• California jury awards LED company $66m in trade secrets case

      Chinese competitor Elec-Tech found to have stolen trade secrets related to Lumileds technology for making high power LEDs used in flash phones and headlights

    • Copyrights

      • Bruce Lee’s Estate Gets Stiff Roundhouse Kick After Trying To Block Theater Company’s Trademark

        Those steeped in ownership culture often have the wrong idea when it comes to trademark laws. In the minds of some, trademark laws can be used like publicity rights laws, wherein a famous somebody — or that somebody’s heirs — can use that fame to control all uses of references to that somebody for ever and ever. That, of course, is not how trademark laws work. Instead, trademark law is designed to protect the public from confusion by allowing some monopolistic use of names and terms in some markets and only if actual commerce is taking place.

        This is a lesson the management company of the late renowned martial arts star Bruce Lee has now learned the hard way. Bruce Lee Enterprises attempted to both block the trademark registration for production company Barisons in the UK, which applied for a mark covering its forthcoming Jun Fan: the Bruce Lee Musical, and also to apply for a “Jun Fan” mark in the theatrical designation itself. Jun Fan, if you’re not aware, was the birth name of Bruce Lee.

      • Facebook Bans Kodi Boxes And Other Jailbroken Devices

        Kodi has gained quite a notorious reputation as the users continue to stream illegal content from it. Recently, Facebook expressed their criticism of illegal video streaming content by banning Kodi boxes and other jailbroken or loaded devices.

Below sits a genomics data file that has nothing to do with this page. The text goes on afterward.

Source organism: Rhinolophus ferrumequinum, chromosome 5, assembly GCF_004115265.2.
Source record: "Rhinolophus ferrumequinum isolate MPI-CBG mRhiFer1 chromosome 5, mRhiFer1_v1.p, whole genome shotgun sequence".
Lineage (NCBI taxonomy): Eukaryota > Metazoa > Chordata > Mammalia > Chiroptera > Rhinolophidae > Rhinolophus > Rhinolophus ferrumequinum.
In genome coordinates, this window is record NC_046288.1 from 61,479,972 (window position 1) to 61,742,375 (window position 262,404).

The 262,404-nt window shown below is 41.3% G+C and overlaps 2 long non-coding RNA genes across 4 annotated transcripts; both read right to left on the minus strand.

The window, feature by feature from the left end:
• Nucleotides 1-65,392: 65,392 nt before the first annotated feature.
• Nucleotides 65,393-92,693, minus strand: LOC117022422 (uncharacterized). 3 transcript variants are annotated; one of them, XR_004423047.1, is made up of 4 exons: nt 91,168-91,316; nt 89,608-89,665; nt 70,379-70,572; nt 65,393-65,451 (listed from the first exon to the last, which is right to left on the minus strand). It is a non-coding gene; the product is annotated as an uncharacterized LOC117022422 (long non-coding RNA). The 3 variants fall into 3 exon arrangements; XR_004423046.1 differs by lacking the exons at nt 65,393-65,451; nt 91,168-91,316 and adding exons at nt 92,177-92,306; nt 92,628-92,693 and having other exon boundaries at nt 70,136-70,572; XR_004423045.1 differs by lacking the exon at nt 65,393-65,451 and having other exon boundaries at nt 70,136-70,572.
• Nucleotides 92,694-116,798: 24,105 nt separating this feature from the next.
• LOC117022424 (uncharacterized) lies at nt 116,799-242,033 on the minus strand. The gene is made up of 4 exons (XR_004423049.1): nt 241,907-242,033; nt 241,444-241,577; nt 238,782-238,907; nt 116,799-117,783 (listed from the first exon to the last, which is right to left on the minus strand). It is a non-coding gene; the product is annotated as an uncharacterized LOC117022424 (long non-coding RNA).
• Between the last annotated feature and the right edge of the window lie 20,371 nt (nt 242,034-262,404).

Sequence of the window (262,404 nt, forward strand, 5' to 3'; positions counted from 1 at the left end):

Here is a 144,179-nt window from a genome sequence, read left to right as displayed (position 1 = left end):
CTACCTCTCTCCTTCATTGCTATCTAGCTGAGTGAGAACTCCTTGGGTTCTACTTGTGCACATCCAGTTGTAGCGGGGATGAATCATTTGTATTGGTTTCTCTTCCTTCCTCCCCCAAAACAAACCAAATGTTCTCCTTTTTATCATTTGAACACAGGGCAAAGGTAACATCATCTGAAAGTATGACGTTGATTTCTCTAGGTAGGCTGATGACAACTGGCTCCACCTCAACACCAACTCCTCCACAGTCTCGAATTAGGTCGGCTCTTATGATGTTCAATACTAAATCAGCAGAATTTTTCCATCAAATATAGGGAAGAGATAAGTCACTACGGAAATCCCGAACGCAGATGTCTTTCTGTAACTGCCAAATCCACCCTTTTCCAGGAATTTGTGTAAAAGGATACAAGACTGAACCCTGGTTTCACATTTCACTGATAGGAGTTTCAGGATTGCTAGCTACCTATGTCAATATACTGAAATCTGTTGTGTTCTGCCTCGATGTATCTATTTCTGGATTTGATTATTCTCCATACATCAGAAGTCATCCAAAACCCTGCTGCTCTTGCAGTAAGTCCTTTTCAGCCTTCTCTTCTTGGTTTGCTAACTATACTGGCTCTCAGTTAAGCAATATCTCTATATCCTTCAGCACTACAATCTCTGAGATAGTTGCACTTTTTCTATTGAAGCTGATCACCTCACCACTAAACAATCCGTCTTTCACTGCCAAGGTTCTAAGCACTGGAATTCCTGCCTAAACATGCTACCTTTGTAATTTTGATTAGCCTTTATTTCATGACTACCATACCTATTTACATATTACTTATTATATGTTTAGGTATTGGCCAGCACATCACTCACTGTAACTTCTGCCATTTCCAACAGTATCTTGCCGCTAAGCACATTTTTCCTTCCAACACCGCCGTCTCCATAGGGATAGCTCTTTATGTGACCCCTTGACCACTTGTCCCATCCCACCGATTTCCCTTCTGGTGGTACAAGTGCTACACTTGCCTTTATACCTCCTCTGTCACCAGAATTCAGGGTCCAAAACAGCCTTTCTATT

Adding Kodi to the list of the prohibited content, Facebook has put up a post explicitly stating that posts promoting the sale of illegal video streaming devices, jailbroken devices, wiretapping devices would not be entertained on the platform.

      • SevenTorrents Shuts Down After 10 Years; Transfers Database To WatchSoMuch

        The disappearance of websites in the torrent world is very common. While many services shut down and pirates move on to their alternatives, sometimes sites also transfer their data to other sites.

        A similar retirement development (Via: TF) has recently taken place in the case of SevenTorrents. If you’re only familiar with biggies like The Pirate Bay, YTS, or KAT, let me tell you that SevenTorrents has been around for more than ten years; just last year only, it served more than 5 million visitors.

      • Disney (yes, Disney) declares war on “overzealous copyright holders”

        On the other hand, they’re right, and this is exactly what fair use is for: to allow for third parties to comment on copyrighted works and their creators, especially when the creators object. Sure, maybe Disney could buy licenses to the Michael Jackson videos they’re quoting in this doc, but if the Jackson estate objects because Disney is portraying Jackson in an unflattering light, do we really want to give them a veto? Shouldn’t the discussion of culturally significant figures be the subject of legitimate debate, without partisans (whose own income is dependent on maintaining the reputation of the dead entertainer) being able to decide who can criticize that figure and how?

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GNOME bluefish

Contents

GNU/Linux

Free Software/Open Source

  • Former OSS Executive Eren Niazi Named Open Source Evolution CTO